I could see the A's open the year with a bullpen consiting of:
CL - Bailey
SU - Wuertz
SU - Devine
SU - Ziegler
MR - Breslow
MR - Blevins
The only question mark, durability-wise, in that whole group is Devine, but he seems to be fine heading into Spring Training . If A's starters can make it into the 6th or 7th regulalry, then the four right-handers above can split-up late-inning duties regularly, giving a guy a day off, and then a day-on and vice-versa. "Everyday" Breslow can handle some setup duties and middle-relief duty, while Blevins (who has the best lefty/lefty splits among bullpen hopefuls - .580OPS against, 5.4 K/BB ratio) can handle LOOGY duties as well as some middle relief innings.
That would allow the team to carry a 5-man bench of position players, which I think would be advantageous in exploiting the platoon advantages mentioned above, as well as guarding against injuries. In that case, I'd most like to see this bench:
C2 - Powell
OF - Gross
INF - Chavez
INF - Rosales
INF/OF - Fox
I think this bench would effectively cover every position on the diamond, considering the ability of every outfielder on the roster to capably handle centerfield. It would also open-up some opportunities for Chavez and Fox to add a bit of thump to the lineup in certain situations and also allow Rosales to cover for Ellis and Pennington regulalry. Again, I'm not sure if this arrangement would make a whole lot of difference...but for a team that will likely need offense in the worst way, it's worth considering sacrificing a bullpen arm for another useful bat off the bench.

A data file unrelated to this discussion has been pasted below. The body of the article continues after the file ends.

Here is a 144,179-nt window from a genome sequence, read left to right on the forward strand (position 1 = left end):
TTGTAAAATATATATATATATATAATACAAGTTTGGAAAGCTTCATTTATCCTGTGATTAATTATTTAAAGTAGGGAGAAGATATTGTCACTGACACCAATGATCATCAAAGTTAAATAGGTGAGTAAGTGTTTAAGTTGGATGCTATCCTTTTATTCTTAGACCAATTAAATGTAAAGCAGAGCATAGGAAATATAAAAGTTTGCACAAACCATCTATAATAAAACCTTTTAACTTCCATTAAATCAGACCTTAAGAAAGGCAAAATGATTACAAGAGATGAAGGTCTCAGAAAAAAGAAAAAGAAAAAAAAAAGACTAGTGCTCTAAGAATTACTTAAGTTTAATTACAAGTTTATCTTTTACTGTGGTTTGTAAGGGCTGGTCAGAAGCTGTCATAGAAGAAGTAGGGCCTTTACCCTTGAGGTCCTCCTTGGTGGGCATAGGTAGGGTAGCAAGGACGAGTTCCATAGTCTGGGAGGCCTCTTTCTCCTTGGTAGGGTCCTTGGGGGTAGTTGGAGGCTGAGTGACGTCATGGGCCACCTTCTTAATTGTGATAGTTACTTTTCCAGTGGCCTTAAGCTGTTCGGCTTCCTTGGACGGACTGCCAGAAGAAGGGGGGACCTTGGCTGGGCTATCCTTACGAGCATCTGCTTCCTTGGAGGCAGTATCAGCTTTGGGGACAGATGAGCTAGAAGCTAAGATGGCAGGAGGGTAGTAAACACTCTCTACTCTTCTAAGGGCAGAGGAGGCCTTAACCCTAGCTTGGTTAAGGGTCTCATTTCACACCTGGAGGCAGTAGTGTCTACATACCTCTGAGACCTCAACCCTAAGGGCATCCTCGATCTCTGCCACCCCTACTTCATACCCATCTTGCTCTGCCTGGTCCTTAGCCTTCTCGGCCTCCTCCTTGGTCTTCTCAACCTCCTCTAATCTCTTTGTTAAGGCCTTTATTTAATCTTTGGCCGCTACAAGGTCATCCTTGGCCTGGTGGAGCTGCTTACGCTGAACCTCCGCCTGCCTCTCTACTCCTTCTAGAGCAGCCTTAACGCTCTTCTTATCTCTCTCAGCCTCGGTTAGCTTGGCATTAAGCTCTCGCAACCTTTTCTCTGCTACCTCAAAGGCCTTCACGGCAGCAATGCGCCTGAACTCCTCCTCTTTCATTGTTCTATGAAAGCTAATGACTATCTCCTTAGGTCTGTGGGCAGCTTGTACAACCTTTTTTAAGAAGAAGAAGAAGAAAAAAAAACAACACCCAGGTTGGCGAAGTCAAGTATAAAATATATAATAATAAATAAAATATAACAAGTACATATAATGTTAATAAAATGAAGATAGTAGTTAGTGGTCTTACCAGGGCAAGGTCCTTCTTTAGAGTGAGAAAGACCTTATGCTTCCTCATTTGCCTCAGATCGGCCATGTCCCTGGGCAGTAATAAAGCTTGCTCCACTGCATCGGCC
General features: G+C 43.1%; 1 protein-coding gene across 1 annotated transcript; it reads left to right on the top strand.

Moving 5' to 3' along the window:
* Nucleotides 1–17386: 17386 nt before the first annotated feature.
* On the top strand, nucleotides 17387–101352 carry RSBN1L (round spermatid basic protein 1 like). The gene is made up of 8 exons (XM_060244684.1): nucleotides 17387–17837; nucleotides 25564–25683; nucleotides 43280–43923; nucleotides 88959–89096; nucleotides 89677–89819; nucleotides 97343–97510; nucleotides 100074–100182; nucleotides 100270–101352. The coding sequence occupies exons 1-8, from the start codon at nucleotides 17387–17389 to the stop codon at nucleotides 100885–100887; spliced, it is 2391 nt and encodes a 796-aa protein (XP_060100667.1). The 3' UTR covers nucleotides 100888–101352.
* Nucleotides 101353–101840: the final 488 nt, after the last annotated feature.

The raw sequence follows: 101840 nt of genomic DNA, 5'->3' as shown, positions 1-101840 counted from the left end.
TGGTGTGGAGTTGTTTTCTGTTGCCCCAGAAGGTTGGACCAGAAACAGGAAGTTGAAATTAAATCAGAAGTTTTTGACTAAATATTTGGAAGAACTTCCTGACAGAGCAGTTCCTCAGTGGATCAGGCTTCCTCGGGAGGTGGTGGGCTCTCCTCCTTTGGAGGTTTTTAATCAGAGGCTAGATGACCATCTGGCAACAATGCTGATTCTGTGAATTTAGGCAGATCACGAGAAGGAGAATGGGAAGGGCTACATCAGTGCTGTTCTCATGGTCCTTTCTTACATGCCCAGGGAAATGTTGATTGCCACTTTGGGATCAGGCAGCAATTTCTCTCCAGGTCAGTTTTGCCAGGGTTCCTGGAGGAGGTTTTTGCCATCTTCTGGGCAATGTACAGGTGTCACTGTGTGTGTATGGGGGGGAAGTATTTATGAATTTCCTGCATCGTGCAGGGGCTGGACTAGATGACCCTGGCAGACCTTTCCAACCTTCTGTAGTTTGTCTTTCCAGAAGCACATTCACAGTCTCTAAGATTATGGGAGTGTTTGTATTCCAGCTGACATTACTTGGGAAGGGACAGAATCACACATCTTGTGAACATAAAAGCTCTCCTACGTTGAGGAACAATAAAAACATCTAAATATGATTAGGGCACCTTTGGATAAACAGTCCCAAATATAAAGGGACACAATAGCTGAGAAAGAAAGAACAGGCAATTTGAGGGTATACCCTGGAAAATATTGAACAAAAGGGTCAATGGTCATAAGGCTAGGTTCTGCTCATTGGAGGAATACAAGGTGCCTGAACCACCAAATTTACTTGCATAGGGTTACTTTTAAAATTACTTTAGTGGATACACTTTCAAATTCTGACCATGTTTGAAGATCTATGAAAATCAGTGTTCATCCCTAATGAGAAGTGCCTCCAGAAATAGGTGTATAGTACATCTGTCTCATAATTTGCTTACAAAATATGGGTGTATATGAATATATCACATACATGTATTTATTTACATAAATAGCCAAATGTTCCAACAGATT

Barton/Sweeney as Keys to the Offense?: On the position-player side of things, the roster as currently constructed offers a fairly predictable set of performances. Rajai and Crisp will both hit around .270/.280 with good defense, maybe a .400 slugging and double-digit steal totals. Kouzmanoff will offer little OBP, but about 20 homers and 80 RBIS. Pennington...a decent glove, a .330OBP, a few steals and not much else. Ellis, maybe a .330 OBP, good defense, maybe 10 steals and 10 homers. Suzuki still has some breakout potential, but I think it's safe to say he'll OPS in the .740-.760 range with 12-15 homers. Cust will have a .350+OBP, strike-out 200 times, and hit 25+ homers.
The two guys that are the "wild cards" in my opinion are Barton and Sweeney. While the rest of the projected lineup are either limited in upside due to talent (Pennington) or set in their ways (Cust, Kouz, Ellis), Barton and Sweeney are young enough and talented enough to make some significant improvements in their offensive output starting in 2010. If, and this is a pretty big if, the two guys could combine for 30 Homers, and individually hit near. 280 with a near-.800 OPS, then the projected lineup would look a lot more threatening and would likely score a fair amount of runs. Both guys had very encouraging second-halves in 2009, so carrying that momentum over into 2010 isn't totally out of the question. A lengthly lineup with a sprinkling of power in the middle, speed at the top and bottom and a bunch of good-contact, moderate-power in the 3 and 6/7/8 positions would be fairly effective, in my opinion.